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The South Side Sox 2019 White Sox Offseason Plan Project

Steady with the rebuild, or depress the accelerator?

MLB: Chicago White Sox at Boston Red Sox
Back-to-back: Are J.D. and JMc destined to be the 2019 and 2020 top White Sox free agents?
Greg M. Cooper-USA TODAY Sports
Brett Ballantini started at South Side Sox in 2018 after 20 years of writing on basketball, baseball and hockey, including time on the Blackhawks and White Sox beats. Follow him on Twitter @BrettBallantini and email your site feedback to

Welcome to the six installment of the South Side Sox White Sox Offseason Plan Project. With a first snow already hitting the ground, hopefully your jingle bells already are jangling with ideas to improve the White Sox in 2019.

It seems the one SSS tradition that migrated away from the site in the breakup was the offseason plan project. While many plans were forged, mostly all dreaming of big bucks being spent, not many of them ended up on our pages. Which is fine. It seems every year the plan date is moved up, as if we don’t have a long enough offseason ahead. Maybe in 2020 we’ll change our offseason plan project to the “All-Star Game Plan Project” or “Dog Days Plan Project.” Sheesh. Anyway, there aren’t many plans linked to the 2018 offseason project tab, but if you scan back a few clicks in FanPosts you’ll see a bunch more.

So, with the White Sox having messed the bed last offseason, becoming, truly, a major league embarrassment (acquiring Manny Machado family members, then whiffing on Machado in the final hours, meanwhile adding nothing of truly major import all offseason in the process ... sorry, James), it seems, well, you can’t do worse!

Yes, yes, this is the New and Improved Most Important Offseason Ever. But keep in mind, last year was unique: It’s almost certain that never again will there be so few teams competing to spend on the open market (I could be wrong, and Collusion Is Real). So while I personally would heartily endorse aggressive spending, don’t think you can pull in three-plus blue chippers in one offseason rush.

In fact, if you were to do an “honest” plan reflective of the White Sox’s usual modus operandi, it would consist of bargain-binning your way to a 26-man roster.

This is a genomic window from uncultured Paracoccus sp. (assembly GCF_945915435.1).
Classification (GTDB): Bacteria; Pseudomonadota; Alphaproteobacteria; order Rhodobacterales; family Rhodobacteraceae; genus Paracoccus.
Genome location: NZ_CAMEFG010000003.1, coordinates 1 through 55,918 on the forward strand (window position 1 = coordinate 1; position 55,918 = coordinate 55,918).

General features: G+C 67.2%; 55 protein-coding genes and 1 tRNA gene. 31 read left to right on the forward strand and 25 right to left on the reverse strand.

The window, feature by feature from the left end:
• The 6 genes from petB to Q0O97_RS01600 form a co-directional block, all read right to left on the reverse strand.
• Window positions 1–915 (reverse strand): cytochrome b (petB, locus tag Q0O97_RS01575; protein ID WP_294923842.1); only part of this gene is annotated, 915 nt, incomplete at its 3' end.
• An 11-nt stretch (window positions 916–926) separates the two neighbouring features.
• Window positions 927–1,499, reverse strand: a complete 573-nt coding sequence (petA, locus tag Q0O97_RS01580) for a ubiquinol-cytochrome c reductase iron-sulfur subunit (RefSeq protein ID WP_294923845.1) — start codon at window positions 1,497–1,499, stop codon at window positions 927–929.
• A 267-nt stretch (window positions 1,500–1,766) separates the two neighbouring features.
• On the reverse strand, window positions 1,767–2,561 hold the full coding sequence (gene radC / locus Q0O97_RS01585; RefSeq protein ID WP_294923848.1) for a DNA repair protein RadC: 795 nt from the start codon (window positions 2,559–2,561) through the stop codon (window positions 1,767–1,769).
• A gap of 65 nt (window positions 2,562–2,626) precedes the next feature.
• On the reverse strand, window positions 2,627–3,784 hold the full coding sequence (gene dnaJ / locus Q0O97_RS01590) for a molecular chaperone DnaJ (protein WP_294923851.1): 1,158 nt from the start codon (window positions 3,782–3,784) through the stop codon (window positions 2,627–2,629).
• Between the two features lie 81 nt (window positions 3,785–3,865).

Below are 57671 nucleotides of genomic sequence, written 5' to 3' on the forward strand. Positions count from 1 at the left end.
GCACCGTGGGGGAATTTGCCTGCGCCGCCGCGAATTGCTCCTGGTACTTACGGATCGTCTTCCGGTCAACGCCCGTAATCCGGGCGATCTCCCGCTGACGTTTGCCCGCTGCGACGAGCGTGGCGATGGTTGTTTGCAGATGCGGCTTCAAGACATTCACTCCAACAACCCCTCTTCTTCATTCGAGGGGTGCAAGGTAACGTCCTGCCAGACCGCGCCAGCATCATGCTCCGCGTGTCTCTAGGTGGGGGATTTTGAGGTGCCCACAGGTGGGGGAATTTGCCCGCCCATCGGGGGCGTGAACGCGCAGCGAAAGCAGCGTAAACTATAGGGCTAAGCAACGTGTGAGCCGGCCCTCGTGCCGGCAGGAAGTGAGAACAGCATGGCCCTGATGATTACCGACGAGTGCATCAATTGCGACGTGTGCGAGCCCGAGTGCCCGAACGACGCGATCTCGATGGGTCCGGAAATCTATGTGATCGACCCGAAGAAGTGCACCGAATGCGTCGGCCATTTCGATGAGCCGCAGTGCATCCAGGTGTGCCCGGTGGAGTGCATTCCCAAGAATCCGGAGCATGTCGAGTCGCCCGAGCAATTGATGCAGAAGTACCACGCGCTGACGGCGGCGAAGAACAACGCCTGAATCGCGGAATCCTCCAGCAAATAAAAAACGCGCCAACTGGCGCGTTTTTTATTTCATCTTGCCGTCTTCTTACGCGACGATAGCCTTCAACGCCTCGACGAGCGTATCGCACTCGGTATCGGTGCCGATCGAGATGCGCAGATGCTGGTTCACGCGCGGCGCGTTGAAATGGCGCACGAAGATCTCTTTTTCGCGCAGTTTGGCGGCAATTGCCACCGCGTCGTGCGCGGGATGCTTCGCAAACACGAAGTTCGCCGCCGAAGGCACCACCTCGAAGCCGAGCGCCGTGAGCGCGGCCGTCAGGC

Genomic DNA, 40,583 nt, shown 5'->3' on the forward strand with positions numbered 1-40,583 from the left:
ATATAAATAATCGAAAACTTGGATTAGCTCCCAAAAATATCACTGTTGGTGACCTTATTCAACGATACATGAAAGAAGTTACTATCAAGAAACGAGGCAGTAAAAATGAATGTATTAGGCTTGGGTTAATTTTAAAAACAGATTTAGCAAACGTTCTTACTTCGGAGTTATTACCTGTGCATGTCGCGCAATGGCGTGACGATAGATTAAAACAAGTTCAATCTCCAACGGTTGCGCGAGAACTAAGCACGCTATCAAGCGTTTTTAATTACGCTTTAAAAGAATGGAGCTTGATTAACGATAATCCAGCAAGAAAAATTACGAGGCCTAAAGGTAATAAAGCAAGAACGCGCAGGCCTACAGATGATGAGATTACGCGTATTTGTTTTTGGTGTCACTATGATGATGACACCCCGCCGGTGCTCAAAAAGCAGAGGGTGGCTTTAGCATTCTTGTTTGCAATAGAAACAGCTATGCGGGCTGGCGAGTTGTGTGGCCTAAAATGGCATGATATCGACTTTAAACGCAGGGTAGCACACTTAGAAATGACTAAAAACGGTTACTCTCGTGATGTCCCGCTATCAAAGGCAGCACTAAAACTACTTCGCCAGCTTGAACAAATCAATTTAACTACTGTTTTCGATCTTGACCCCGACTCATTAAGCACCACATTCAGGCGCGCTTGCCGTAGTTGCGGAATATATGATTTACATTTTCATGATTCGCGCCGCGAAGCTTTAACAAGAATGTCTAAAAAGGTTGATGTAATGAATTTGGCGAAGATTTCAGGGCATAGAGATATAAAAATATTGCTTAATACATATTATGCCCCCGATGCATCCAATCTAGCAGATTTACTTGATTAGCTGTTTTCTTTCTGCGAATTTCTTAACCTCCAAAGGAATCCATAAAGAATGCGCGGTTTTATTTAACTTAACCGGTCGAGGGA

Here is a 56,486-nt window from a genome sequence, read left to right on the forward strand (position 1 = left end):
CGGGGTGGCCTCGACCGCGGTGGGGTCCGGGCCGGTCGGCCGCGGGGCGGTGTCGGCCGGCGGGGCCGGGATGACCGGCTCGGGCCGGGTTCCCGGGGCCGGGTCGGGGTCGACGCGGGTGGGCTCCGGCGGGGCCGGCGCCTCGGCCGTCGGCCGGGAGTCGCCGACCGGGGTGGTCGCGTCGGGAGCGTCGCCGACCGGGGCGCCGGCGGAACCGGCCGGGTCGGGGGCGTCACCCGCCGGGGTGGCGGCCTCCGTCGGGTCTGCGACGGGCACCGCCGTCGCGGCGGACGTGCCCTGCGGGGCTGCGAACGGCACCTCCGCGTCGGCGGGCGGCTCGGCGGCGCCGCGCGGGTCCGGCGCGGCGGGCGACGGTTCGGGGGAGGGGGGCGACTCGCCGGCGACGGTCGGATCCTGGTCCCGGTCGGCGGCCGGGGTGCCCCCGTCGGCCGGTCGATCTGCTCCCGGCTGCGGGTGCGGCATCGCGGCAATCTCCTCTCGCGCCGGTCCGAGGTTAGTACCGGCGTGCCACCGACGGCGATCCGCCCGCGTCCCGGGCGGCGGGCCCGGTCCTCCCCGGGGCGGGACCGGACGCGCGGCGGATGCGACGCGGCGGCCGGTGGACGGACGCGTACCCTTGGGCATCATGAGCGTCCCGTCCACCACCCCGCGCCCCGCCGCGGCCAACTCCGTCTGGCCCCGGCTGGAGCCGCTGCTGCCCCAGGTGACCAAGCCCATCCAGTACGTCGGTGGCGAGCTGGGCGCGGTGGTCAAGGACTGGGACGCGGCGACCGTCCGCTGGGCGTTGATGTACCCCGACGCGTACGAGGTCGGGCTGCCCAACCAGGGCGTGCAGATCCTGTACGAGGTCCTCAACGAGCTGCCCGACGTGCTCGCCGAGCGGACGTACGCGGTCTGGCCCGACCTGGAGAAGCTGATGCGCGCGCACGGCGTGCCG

But that’s no fun.

So, if you’re new to this, welcome, and if you’re not, welcome back!

First, you have to take care of some White Sox housekeeping: decisions on how to approach arbitration and White Sox options.

From there, the entire league is at your disposal, as you sign free agents and orchestrate trades with other teams. Keep in mind, the SSS hive mind will keep you honest regarding the logic of your trades. so tip the balance too heavily in the White Sox’s favor at your own risk.

How do I write a FanPost?

Anyone who is a registered member of SSS can write a FanPost:

  1. Be sure you’re logged in
  2. Copy the template below
  3. Click “FanPosts” at the top of this page
  4. Click “New FanPost” on the FanPosts page
  5. Paste the template copy in the text editor
  6. Write up a brilliant and/or entertaining plan

Here’s a good example of a 2018 offseason plan

Reference Material

Traditionally, we’ve all turned to Cot’s Baseball Contracts for White Sox payroll, but Spotrac is another solid and attractive source. Chicago’s payroll heading into free agency and the winter meetings, given scant contracted players and presuming all arbitration-eligible players are retained, is just a shade more than $60 million.

To pay more than lip service to cases some of you may make to spend dough and force open the window of contention, let’s set a payroll cap of double that, at $120 million. (That was last year’s cap, as well, but apparently, Rick Hahn wasn’t reading.) Truth be told, you can spend whatever you want if you justify it, but, the hive mind here will not treat your $200 million White Sox payroll generously.